Fringe 2011 comedy blogs: Desmond O’Connor
- The List
- 26 August 2011
This article is from 2011
The worst possible time to lose your voice
It couldn’t have happened at a worse time; I was looking forward to the most exciting night of the Fringe in three of the seven shows on which I am working and I woke to find myself facing the worst nightmare that a performer can be forced to endure. More crippling than a bad review. More debilitating than the most ferocious of hangovers. More sickening than a badly fried batch of battered haggis. I had lost my voice!
When I say ‘lost my voice’, I don’t mean that it had disappeared entirely. Oh no. That would have borne a mythical, enigmatic, almost romantic quality; forced to communicate my malady in mime. Instead, this was a squeaky, croaky, mucus-muted tragedy. I still had a voice of sorts, it just served no practical purpose whatsoever to a man who carves a living making verbal love to strangers in darkened rooms. Like a violin strung with spaghetti, my beleaguered pharynx and larynx hung limply in my over-worked throat, able only to generate a flaccid facsimile of my one time sonorous tones.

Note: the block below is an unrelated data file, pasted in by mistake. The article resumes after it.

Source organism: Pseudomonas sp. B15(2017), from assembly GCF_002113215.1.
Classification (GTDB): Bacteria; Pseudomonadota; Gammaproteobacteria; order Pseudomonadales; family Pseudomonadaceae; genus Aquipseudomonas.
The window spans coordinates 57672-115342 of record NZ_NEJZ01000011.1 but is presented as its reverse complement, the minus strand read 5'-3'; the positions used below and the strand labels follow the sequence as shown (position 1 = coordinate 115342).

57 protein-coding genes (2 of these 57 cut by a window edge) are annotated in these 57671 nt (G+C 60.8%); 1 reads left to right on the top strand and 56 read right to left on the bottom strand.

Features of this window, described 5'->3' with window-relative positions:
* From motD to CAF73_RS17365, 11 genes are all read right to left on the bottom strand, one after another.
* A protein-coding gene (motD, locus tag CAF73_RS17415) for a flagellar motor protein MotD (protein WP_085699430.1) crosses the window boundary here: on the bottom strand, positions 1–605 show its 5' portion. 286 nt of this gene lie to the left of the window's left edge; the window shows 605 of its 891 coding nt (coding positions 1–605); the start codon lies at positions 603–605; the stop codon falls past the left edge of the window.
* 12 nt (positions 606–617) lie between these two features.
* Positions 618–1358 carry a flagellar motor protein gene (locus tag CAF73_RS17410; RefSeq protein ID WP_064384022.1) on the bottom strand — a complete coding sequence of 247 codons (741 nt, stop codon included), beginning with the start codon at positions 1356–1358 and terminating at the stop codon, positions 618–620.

There are cures. Oh yes, there are cures; but like the hangover remedies and spot creams that wink and flirt on supermarket shelves, promising dreams to the desperate, no amount of marigold mouthwash, honey and ginger, lemons or lozenges could offer the quick fix of which I was in need; it was time and not thyme that would cure my ills.
And so the dreamed-of duet with Camille O’Sullivan was hung up to rest. The musical appearance on Radio One was an atonal aberration. My hosting that night was more evocative of the saliva-soaked sibilance of John Merrick than husky seduction of Joe Viterelli. I was an instant outcast; shunned by fellow performers lest they be struck down as I had been. The only person from whom I received sympathy and love was my girlfriend who may, perhaps, have passed on the cold in the first place… but that had been the fun part.
So now I sit and wait, weighed down by the realisation that all work and too much play makes Jack a very quiet boy.
Desmond O’Connor is in Edinburgh with The Bitch Doctors, The Voodoo Rooms, 5.30–6.30pm until 28 Aug; Voodoo Revue, The Voodoo Rooms, 8.10–9.20pm until 28 Aug; and Vive le Cabaret, Pleasance Courtyard, Edinburgh10.30–11.45pm until 29 Aug.